This paper assesses the claim that language is gendered, that is to say, that there is a significant difference between the way language is used by men and women. Discussion about gendered patterns of communication frequently appear in both the popular press and in psychology literature (Basow & Rubenfeld, 2003, pp. 183-187).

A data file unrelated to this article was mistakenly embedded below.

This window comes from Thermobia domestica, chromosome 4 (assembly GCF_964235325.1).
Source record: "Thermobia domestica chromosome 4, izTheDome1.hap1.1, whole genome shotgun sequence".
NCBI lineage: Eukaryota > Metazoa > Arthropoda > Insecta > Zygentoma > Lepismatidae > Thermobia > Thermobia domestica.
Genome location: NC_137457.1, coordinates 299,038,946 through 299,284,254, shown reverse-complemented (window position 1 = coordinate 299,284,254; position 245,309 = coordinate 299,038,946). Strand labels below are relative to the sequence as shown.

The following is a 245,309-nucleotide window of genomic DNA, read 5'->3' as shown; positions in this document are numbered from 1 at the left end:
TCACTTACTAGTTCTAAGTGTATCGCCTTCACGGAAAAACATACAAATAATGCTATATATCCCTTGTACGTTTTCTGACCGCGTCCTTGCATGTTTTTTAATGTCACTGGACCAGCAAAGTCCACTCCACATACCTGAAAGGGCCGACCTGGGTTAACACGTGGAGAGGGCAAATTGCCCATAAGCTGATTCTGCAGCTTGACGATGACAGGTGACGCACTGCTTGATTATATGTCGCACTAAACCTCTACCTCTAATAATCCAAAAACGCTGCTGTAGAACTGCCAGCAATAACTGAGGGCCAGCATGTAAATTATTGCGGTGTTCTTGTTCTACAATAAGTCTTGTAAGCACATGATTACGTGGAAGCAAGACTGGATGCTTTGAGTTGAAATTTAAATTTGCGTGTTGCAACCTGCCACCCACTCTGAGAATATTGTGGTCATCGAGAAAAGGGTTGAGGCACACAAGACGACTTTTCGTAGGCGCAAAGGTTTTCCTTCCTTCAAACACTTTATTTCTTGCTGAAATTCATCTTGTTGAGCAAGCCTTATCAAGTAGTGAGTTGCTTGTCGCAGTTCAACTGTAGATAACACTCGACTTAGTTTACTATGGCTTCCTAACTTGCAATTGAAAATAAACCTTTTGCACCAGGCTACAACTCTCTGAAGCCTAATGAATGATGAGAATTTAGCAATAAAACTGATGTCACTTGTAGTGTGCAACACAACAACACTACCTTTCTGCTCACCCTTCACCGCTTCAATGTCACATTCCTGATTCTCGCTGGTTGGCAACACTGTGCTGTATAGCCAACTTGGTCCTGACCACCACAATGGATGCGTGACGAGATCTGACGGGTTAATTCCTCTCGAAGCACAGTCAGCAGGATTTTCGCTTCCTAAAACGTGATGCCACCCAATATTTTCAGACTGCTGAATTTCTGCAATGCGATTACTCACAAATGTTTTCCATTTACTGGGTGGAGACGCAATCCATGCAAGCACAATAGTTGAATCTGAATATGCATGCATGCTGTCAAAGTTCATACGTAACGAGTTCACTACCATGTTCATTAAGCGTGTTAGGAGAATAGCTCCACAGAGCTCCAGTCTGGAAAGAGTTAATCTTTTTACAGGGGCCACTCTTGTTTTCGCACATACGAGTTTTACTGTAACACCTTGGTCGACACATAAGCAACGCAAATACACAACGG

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This paper explores both the more anecdotal discussions of the subject in the popular press, and the more sophisticated discussions in academic works. During the course of this paper, it is argued that sex is not the determinate factor influencing the use of language. Instead, the use of language is much more dependent on individual differences and personalities, the social structure, and the context in which language is being used. However, before proceeding, it is worth exploring the term “gendered” and similar, associated terms. Gender is to some extent a performative and iterated social construct. Thus, gender is the characteristics attached to the male and female sex (Butler, 2002). This lacuna between sex and gender causes some problems when assessing whether language is gendered since much of the literature on the topic is not precise about whether what is being discussed is a difference between the two sexes (Men and Women) or a difference between the gender performances of the two genders (Male and Female). However, this paper does not have the space to discuss this complex area. Therefore, the focus of the paper is whether we can establish a claim that language is used differently by men and women. It will be concluded that such a claim cannot be proved or substantiated, and differences in language use are determined by the individual’s personality/idiosyncrasies, temporal-socio-cultural location, and the specific context/situation in which language is being used. This paper assesses two distinct claims (“myths”) about the differences between how men and women use language. The first commonly held “myth” that shall be considered is the claim that women talk more than men. This is a commonly held “myth” within society, and one which is explored in much of the literature about language use in men and women (see: D Cameron, 2007; J Holmes, 2007, pp. 299-305; T Kornheiser, 2007, pp. 305-307). The second “myth” considered in this paper is the claim that men and women use language for different purposes/goals. Specifically, I shall examine Rossetti’s claim that: ‘the main distinction between the way boys and girls communicate is that girls generally use the language to negotiate closeness [â€¦ whereas] boys generally use language to negotiate their status in the group (competition-oriented)’ (Rossetti, 1998, pp. 1-6). I also consider Tannen’s similar and related claim that men use language to impart knowledge; whereas,
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